Since the downturn first struck, this has been a ballooning segment of UK financial services.
Many poorer areas of cities up and down the country are now covered with payday loan branches. If you’re a fan of daytime TV you’ll have no doubt noticed the large numbers of payday firms that now advertise their services.
Of course, it’s not the ubiquity of payday lenders on our high streets and flat screens that has got people concerned, but the shady practices employed by some of them. Clearly they provide a service and a potential lifeline for those in need of credit.
As the Labour peer and Consumer Credit Counselling Service chair Lord Wilf Stevenson put it last week: “The truth is that the people who earn least in our society have the most need to have access to short-term borrowing such as payday lenders so they can just get through the year.”
Just look at the mortgage market over the past five years – large swathes of the population are now effectively barred from it because of their credit history.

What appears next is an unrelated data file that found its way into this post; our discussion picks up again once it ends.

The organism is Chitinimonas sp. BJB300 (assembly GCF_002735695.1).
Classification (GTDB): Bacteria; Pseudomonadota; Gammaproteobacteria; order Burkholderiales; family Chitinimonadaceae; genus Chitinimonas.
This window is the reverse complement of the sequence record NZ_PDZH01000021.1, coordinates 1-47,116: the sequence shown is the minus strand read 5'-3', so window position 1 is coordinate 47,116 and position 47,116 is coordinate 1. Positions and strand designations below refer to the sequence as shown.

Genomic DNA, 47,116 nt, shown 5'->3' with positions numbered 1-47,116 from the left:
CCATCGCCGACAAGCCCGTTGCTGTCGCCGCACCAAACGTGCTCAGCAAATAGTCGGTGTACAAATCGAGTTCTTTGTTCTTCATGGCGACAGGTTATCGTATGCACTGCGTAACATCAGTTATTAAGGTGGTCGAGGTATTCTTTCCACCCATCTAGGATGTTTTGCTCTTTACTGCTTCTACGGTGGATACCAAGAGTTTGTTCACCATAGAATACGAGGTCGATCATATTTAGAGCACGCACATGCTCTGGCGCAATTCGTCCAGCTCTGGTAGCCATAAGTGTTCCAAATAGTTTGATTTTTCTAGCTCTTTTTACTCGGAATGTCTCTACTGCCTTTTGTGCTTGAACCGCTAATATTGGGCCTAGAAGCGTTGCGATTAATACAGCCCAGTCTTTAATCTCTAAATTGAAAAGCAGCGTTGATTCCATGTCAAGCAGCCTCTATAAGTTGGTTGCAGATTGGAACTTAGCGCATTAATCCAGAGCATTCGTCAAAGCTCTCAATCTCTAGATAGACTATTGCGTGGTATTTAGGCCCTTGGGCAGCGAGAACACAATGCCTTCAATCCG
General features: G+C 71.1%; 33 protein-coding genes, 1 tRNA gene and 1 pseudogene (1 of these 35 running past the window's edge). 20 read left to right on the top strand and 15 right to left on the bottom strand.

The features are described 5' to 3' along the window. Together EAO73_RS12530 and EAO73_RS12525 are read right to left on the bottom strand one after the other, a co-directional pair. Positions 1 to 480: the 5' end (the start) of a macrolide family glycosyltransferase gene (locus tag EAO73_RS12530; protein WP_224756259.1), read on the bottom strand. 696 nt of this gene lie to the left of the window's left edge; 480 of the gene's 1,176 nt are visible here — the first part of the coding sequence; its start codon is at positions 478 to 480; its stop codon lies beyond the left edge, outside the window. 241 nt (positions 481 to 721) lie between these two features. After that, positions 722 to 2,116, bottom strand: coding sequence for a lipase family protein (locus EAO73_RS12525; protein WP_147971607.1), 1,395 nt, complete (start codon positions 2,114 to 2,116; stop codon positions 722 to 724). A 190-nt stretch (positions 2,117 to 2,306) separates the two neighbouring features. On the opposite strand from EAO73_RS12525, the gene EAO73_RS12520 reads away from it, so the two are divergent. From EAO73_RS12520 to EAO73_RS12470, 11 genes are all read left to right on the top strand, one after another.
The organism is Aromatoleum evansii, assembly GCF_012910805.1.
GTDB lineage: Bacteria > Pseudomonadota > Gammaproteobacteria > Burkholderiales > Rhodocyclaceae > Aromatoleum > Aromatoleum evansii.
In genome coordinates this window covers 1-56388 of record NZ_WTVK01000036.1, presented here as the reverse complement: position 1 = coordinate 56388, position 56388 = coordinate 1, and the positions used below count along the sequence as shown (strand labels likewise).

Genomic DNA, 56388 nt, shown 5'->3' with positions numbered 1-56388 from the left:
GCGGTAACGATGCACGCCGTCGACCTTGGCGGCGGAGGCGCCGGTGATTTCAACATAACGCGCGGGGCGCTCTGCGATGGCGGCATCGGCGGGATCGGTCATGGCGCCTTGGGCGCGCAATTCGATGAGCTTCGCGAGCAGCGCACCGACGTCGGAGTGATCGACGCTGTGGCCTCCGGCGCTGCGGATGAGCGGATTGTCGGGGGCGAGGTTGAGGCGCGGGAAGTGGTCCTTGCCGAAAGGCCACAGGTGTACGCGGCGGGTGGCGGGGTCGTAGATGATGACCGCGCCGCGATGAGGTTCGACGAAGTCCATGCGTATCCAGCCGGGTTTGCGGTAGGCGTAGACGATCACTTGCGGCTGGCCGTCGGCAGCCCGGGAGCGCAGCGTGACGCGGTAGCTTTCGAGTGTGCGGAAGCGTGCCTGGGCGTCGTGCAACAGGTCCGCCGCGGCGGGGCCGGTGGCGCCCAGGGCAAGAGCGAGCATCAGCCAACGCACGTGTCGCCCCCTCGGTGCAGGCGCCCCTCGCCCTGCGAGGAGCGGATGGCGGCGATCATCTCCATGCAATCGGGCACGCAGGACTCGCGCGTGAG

But that makes ensuring that this part of the market is properly regulated even more important.
Four of the trade bodies that represent the payday loans sector have come up with their own customer charter and members have until the end of November to comply with it. But with these products potentially used by vulnerable members of society,
should it really be left to mere self-regulation to police this product?
Ultimately the UK’s financial regulators have a nasty track record of being late to the party with new products and it would be regrettable if payday loans were added to this growing list.